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Evaluation of methods for the extraction of nitrite and nitrate in biological fluids employing high-performance anion-exchange liquid chromatography for their determination.

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  • 1Department of Medicine, Royal Free and University College Medical School, Gower Street Campus, The Middlesex Hospital, Mortimer Street, London W1N 8AA, UK.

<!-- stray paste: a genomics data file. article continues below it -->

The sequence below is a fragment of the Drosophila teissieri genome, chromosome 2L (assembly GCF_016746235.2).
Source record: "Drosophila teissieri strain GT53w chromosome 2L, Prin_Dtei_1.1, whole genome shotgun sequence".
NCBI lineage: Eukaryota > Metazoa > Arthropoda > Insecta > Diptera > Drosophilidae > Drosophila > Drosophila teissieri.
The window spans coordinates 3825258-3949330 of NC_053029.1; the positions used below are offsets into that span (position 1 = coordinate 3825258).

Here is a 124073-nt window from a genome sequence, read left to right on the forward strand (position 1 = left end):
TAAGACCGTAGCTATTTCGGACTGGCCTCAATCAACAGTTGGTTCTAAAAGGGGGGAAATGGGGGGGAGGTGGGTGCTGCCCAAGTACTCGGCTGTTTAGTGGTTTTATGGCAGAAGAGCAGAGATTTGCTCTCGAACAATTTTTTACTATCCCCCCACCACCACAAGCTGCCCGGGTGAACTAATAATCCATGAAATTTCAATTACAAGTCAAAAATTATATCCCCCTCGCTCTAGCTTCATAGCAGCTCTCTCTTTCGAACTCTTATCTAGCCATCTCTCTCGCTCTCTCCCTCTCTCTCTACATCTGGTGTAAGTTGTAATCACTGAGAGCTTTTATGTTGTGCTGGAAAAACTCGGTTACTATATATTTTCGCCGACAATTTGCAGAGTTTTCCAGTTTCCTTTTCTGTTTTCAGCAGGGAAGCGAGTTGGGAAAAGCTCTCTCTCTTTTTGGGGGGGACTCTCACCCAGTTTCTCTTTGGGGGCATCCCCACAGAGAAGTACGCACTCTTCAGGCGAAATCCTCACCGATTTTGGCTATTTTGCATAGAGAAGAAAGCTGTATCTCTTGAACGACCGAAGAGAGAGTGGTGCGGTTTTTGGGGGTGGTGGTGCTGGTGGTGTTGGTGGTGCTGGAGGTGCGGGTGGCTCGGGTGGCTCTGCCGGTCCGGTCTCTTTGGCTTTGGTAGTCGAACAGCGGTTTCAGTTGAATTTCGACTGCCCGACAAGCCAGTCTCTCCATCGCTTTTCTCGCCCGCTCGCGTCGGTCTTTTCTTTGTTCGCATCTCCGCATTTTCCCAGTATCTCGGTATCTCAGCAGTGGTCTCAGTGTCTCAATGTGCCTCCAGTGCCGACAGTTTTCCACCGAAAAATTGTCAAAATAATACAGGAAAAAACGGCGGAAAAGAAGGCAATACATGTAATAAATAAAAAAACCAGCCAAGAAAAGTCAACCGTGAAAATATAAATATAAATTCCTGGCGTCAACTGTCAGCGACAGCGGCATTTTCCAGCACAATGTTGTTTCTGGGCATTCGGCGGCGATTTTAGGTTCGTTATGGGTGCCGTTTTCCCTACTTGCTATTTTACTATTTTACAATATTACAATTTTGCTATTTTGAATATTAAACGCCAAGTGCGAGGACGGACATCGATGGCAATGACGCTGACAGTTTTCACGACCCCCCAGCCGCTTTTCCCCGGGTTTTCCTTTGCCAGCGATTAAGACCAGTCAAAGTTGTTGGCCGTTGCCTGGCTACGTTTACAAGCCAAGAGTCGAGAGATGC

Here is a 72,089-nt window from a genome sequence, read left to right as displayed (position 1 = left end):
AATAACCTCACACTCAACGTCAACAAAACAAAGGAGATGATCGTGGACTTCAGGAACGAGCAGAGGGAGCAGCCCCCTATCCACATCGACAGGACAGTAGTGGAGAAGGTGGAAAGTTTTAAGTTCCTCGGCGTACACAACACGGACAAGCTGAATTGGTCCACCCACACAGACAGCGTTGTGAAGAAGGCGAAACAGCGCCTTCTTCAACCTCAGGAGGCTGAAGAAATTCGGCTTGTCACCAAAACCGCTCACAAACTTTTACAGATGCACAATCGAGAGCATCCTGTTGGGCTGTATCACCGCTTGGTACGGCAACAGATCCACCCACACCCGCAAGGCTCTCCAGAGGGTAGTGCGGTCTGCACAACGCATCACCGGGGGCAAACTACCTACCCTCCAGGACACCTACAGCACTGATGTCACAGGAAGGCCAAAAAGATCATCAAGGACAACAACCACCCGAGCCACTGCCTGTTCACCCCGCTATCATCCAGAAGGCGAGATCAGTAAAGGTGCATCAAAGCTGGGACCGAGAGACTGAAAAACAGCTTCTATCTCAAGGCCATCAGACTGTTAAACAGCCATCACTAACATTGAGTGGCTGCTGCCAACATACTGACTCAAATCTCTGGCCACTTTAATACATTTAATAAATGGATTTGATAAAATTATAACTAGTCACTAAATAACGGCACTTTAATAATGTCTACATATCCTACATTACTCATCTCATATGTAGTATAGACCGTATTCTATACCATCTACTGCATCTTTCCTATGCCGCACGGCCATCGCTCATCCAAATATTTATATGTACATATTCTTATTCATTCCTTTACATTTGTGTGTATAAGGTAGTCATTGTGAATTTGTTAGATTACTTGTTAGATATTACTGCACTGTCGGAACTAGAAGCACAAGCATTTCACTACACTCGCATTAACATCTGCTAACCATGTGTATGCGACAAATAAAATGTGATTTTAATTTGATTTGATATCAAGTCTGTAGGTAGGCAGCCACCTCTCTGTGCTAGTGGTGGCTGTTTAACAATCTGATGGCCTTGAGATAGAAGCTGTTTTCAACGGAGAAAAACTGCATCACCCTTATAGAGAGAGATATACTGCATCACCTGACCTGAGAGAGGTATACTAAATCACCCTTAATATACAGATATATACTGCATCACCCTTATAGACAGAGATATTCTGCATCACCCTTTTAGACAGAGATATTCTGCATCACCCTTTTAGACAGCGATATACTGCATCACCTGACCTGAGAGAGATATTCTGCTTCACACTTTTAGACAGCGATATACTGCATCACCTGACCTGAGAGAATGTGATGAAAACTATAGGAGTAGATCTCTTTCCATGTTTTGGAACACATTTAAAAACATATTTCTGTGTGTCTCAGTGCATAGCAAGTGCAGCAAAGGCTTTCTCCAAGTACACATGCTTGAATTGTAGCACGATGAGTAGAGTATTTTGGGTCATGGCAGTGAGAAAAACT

Measurements of nitrite (NO(2)(-)) and nitrate (NO(3)(-)) in biological fluids are proposed as indices of cellular nitric oxide (NO) production. Determination of NO(2)(-) and NO(3)(-) in standard solutions is not difficult, however, determinations which reflect accurately cellular NO synthesis represent a considerable analytical challenge. Problems are often encountered arising from background NO(2)(-)/NO(3)(-) contamination in experimental solutions and laboratory hardware, and with methods for sample extraction. We investigated potential procedures for the extraction and determination of NO(2)(-) and NO(3)(-) in biological samples. Consequently, a protocol was devised which yielded acceptable results regarding extraction efficiency, assay reproducibility, sample throughput and contaminant minimisation. It entailed rigorous washing of all equipment with water of low NO(2)(-) and NO(3)(-) content, sample deproteinisation by centrifugal ultrafiltration through a 3K filter and analysis by high-performance anion-exchange liquid chromatography with UV detection. Retention times for NO(2)(-) and NO(3)(-) in standards and plasma were 4.4 and 5.6 min, respectively. Assay linearity for standards ranged between 31 nM and 1 mM. The limit of detection for NO(2)(-) and NO(3)(-) in standards was 3 pmol. Recoveries of NO(2)(-) and NO(3)(-) from spiked plasma (1-100 microM KNO(2)/KNO(3)) and from extracted standards (1-250 microM) were approximately 100%. Intra-assay and inter-assay RSDs for NO(2)(-) and NO(3)(-) in spiked and unspiked plasma were 10.6% or less. Assays on washed platelet supernatants demonstrated collagen-induced platelet generation of NO products and analysis of murine and rat cardiac perfusates was achieved. Our procedure may be suitable for routine determination of NO(2)(-) and NO(3)(-) in various biological fluids, e.g., plasma.

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